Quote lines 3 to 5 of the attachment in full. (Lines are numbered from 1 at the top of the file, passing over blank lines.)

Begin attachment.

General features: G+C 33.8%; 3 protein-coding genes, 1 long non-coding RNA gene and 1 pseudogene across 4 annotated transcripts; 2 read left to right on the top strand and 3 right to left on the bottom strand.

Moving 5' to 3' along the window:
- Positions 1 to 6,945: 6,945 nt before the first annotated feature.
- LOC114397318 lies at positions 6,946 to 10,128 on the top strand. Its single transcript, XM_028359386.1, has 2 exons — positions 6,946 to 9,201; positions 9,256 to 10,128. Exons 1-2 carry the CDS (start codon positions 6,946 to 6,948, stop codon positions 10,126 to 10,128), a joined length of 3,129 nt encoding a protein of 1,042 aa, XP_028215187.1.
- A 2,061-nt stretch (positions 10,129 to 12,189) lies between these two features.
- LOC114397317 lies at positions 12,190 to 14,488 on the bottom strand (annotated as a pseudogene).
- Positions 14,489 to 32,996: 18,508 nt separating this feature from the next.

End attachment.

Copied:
- Positions 1 to 6,945: 6,945 nt before the first annotated feature.
- LOC114397318 lies at positions 6,946 to 10,128 on the top strand. Its single transcript, XM_028359386.1, has 2 exons — positions 6,946 to 9,201; positions 9,256 to 10,128. Exons 1-2 carry the CDS (start codon positions 6,946 to 6,948, stop codon positions 10,126 to 10,128), a joined length of 3,129 nt encoding a protein of 1,042 aa, XP_028215187.1.
- A 2,061-nt stretch (positions 10,129 to 12,189) lies between these two features.